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Mexico's National Guard will have military commander (April 12, 2019)
Mexico's new National Guard force will be formed by 40,000 military and naval police who will not be subject to the same "trust controls" as their civilian counterparts, reports Animal Político. Though the law creating the new security force requires these tests -- which include polygraph and drug analysis -- Security Secretary Alfonzo Durazo said the equivalent controls carried out by the armed forces on their troops are sufficient.
This week the government sent bills regulating the National Guard to the Senate. They permit active military troops to transfer to the new force with arms, munition, equipment, and maintaining pay and military rank.
Yesterday, President Andrés Manuel López Obrador tapped General Luis Rodríguez Bucio to head the new force, along with several retired military officials. (See yesterday's briefs.) Another general and a retired navy admiral will form the National Guard's operational coordinating body along with a federal police commissioner. Bucio will take command immediately, and is in the process of retiring from the army. (Associated Press)
Military dominance in the new force is contrary to the compromises reached by lawmakers last month when they approved the project specifying civilian command over the force, according to El País. Having active military commanders creates parallel chains of command -- though the officers are supposed to answer to Durazo, they will also be answering to army superiors, Alejandro Hope explained to the AP. Animal Político analyzes the legal ins and outs in depth.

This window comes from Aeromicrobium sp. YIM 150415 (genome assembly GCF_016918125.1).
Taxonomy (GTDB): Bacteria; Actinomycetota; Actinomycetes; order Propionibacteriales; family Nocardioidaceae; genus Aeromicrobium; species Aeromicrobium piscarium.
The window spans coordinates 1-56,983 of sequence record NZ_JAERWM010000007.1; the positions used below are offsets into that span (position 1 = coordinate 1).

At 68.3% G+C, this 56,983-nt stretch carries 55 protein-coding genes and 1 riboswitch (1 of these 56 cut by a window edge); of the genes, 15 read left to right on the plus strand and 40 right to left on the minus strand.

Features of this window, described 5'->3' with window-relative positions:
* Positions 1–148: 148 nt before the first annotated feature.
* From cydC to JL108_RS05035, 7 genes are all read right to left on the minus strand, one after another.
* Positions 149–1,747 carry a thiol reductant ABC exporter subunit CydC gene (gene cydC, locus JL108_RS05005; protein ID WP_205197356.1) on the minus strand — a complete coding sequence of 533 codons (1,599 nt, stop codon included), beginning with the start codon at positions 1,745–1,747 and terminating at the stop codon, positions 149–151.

Bucio's defenders note his "unconventional" military trajectory, which includes training in Germany and a role advising the OAS. The government also noted that Bucio's retirement will be effective in August, when the National Guard is expected to to become fully active. (BBC)
Earlier this week Mexico signed an agreement with the United Nations High Commissioner for Human Rights to assist in the force’s training. (Associated Press and El País)
The new regulations also contemplate severe sanctions for disciplinary failures and acts of corruption, an attempt to avoid abuses by existing security forces, reports Animal Político.
More from Mexico
Mexico's chamber of deputies passed a landmark labor reform bill yesterday that would empower workers unions and clear obstacles to ratifying the renegotiated Nafta treaty with the U.S. and Canada. The overhaul, which now goes to the senate, is meant to comply with labor requirements laid out in last year's U.S.-Mexico-Canada Agreement, or USMCA, reports the Wall Street Journal. The reform gives workers direct power to choose labor leaders, and eliminates government discretion in registering unions, reports Animal Político.